2007 // USA - UK // Tim Burton // December 21, 2007 // Theatrical Print
B - Two disclaimers: First, I had never seen Steven Sondheim's Sweeney Todd: The Demon Barber of Fleet Street on the stage, although the story was familiar to me. Second, I am not generally a fan of musicals, whether live or on film. With these facts in mind, I found Tim Burton's film adaptation of Sondheim's musical to be the director's most thoughtful, magnetic work since his superb 1990 gothic-suburban fable Edwards Scissorhands. Whether Burton deserves the credit for the achievement of this new Sweeney Todd is debatable. The wide adoration lavished upon Sondheim's musical—from undiscriminating Broadway tourists and devotees of American music history alike—suggests that much of the film's depth is a product of the source material. What Burton doubtlessly brings to the tale is his studied eye for sumptuous, gloomy detail and the bittersweet poignancy he coaxes from his performers. Sweeney Todd is, admittedly, heavy on the bitter, and mostly bereft of sweet. It serves up a vision of human behavior that is easily the most brutal and bleak that Burton has ever dabbled in.
The story is now familiar territory in the American cultural landscape. What Burton and screenwriter John Logan bring to the tale is a repulsive intimacy that would be extremely challenging to achieve on the stage. Burton keeps the focus on Sweeney and Mrs. Lovett, although he tugs the dreams and desires of all the principal characters into a knot of grimy despair. There is no chorus in the film, and the populace of its Dickensian England is more of a setting than a cast. The stifling, sooty, (barely) exaggerated horror of Sweeney's London renders the gruesome violence of the tale all the more believable. The lush Hammer Horror set pieces that lent Sleepy Hollow its patina of moldering nightmare have been toned down half a notch here, to masterful effect. For the first time in a long time, Burton achieves a remarkable resonance between story and setting.
It's hard for me to judge musical numbers, given that I find the whole notion of singing actors to be distracting in film. It takes me about ten minutes for me to settle in and accept the affected reality of musicals, where characters readily burst into song. Perhaps due to Burton's familiar visual style—for which I have deep admiration and affection, if not always for its application—I found this transition easier to achieve in Sweeney Todd. The film has moments of positively operatic ferocity, but most of the music is relatively reserved. Some numbers are sung in solitude, plaintive declarations directed at the greasy London sky. Some songs are murmurings or matter-of-fact commentary directed to other characters, who are alternately oblivious or sprinkling in their own wordplay. I wouldn't characterize any of the music as remarkably infectious, but it has a magnificent personality all its own. Sondheim's lyrics are works of undeniable wit and density, with whiffs of Lewis Carroll and Tom Stoppard. For his part, Burton's staging of the numbers is often quite memorable, particularly for "The Worst Pies in London," "Epiphany," "A Little Priest," and "By the Sea".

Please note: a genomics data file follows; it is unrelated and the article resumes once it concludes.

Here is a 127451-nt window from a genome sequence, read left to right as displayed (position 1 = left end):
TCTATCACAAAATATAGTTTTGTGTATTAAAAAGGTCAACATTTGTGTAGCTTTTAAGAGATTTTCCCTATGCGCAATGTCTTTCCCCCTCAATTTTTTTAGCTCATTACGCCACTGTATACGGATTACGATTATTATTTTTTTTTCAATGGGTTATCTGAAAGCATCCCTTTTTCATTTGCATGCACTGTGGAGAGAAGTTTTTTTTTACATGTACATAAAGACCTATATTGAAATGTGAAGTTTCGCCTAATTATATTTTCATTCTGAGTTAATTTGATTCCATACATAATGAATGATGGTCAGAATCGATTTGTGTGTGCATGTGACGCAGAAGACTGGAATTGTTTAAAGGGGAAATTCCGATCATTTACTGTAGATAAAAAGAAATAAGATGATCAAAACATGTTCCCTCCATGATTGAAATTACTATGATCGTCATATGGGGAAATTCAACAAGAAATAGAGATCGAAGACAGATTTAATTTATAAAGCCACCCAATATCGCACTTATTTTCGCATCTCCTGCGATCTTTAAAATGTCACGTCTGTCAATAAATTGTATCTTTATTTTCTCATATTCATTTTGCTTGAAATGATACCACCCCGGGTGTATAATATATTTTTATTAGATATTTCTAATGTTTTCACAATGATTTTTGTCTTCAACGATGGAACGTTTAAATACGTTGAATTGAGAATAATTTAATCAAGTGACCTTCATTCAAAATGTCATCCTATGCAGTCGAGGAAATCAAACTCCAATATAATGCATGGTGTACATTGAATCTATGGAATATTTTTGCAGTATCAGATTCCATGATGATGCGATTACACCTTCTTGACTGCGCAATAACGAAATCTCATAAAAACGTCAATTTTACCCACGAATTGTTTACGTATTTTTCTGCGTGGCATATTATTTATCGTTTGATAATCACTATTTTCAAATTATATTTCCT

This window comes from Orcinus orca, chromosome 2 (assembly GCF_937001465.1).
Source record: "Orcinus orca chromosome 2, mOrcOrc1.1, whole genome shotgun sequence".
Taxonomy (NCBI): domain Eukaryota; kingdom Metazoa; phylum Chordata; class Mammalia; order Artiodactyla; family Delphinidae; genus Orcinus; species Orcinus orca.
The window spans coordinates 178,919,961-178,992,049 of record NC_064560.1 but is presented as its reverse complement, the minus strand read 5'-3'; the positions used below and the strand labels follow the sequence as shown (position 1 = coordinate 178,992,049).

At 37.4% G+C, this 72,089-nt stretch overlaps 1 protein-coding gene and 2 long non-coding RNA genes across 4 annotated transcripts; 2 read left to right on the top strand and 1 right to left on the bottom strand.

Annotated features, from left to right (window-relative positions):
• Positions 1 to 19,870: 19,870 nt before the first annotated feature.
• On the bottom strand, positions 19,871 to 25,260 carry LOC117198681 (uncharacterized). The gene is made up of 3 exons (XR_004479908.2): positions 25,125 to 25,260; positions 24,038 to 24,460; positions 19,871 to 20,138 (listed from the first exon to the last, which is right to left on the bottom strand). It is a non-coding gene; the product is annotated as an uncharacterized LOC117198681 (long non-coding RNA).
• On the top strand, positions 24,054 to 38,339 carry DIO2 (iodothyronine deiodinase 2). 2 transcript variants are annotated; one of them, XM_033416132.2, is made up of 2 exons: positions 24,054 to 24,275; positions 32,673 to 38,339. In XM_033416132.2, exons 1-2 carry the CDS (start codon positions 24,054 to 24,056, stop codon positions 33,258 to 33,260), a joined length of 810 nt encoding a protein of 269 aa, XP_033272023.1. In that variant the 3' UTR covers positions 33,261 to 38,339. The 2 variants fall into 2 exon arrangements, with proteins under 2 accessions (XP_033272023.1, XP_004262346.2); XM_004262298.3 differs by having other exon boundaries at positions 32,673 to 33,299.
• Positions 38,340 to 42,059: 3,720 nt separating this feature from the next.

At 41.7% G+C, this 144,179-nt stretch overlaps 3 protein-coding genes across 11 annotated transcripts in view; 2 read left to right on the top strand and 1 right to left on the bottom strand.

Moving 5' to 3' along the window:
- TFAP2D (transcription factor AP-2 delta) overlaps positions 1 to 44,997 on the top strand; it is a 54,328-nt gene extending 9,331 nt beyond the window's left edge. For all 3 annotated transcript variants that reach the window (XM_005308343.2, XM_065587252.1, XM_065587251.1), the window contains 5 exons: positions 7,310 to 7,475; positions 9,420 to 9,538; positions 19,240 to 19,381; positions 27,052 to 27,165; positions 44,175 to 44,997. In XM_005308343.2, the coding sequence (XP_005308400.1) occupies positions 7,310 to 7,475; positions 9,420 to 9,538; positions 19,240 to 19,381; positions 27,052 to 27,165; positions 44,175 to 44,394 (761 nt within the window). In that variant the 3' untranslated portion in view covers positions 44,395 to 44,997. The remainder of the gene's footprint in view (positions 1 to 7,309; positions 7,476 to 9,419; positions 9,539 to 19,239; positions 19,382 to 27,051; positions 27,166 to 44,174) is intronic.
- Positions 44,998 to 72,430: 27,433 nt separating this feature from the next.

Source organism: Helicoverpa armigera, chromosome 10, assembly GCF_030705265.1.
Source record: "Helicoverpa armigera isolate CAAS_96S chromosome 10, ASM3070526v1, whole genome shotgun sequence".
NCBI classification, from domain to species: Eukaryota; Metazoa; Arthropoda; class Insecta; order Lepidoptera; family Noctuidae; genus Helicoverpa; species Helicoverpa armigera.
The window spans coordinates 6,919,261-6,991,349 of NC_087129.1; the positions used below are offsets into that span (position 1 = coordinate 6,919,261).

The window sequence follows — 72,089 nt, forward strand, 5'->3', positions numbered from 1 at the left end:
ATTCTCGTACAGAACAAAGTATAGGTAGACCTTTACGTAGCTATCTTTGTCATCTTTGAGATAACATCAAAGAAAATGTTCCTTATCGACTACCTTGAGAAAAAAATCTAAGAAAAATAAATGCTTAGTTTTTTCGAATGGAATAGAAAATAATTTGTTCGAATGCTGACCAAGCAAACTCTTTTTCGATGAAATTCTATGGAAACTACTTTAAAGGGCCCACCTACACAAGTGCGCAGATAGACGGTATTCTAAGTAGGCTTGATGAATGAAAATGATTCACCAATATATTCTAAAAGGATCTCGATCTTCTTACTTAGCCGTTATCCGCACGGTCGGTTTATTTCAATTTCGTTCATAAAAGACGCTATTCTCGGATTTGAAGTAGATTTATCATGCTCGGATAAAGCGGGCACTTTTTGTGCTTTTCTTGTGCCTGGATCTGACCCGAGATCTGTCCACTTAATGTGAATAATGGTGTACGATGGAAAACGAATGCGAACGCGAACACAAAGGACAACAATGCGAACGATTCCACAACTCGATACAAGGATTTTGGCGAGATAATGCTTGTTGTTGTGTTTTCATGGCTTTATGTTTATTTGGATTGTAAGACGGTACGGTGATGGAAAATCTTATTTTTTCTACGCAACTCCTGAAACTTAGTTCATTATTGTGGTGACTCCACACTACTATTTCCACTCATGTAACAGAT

It's tempting to describe Sweeney Todd's characters as one-note, although static might be more apt. There's no development or evolution here. Judge Turpin's act of nearly satanic malevolence sets the characters on a collision course with one another, and the result cannot be anything but tragic. The story's complexity arises from the manner in which the characters' desires intersect, conflict, and pass each other by. Given this approach, the casting of Johnny Depp as Todd strikes me as a wise move. Depp's good looks, charisma, and familiarity amid such slightly askew period trappings serve to lend Todd some sympathy, when he is actually due very little. Depp plays Todd as a man filled to overflowing with rage and remorse and nothing else. He's bloodthirsty and assured when planning and perpetrating his murders, but stoop-shoulder and dead-eyed the rest of the time.
Helena Bonham Carter isn't getting nearly enough attention for what I believe is the best performance in the film. Carter is too often cast for her distinctive looks, which are an admittedly compelling gestalt of chiseled, cherubic, and sinister. Her strongest performances—Fight Club and now Sweeney Todd—have both had a cocksure amorality, bedraggled and fiercely feminine. While Marla Singer was raw nihilism with a glimmer of romanticism, Mrs. Lovett is a far more convoluted and fascinating woman, at least in Burton's film. That she is a monster is no doubt, but like all the characters in Sweeney Todd, she has her own strain of naïveté. Incidentally, both Depp and Carter sing in the film, and they both do fine.
Up until now I've stood outside the Sweeney Todd phenomenon, but it's easy to see why the musical is regarded as a compelling milestone in American theater. In bringing it to film, Burton emphasizes not just the tangible horror of cannibalism and spouting jugulars, but the underlying horror of humanity's depraved potential and fallibility. The music is not, strangely enough, front and center in the film, but neither does it feel obligatory. The filmmakers seem to recognize that the story is powerful in its own right, but that it also benefits immeasurably from the telling via Sondheim's music. I can't think of a better antidote to the cloying taste of the Christmas season than this gruesome, blood-drenched morsel, realized by a director who seems born to do so.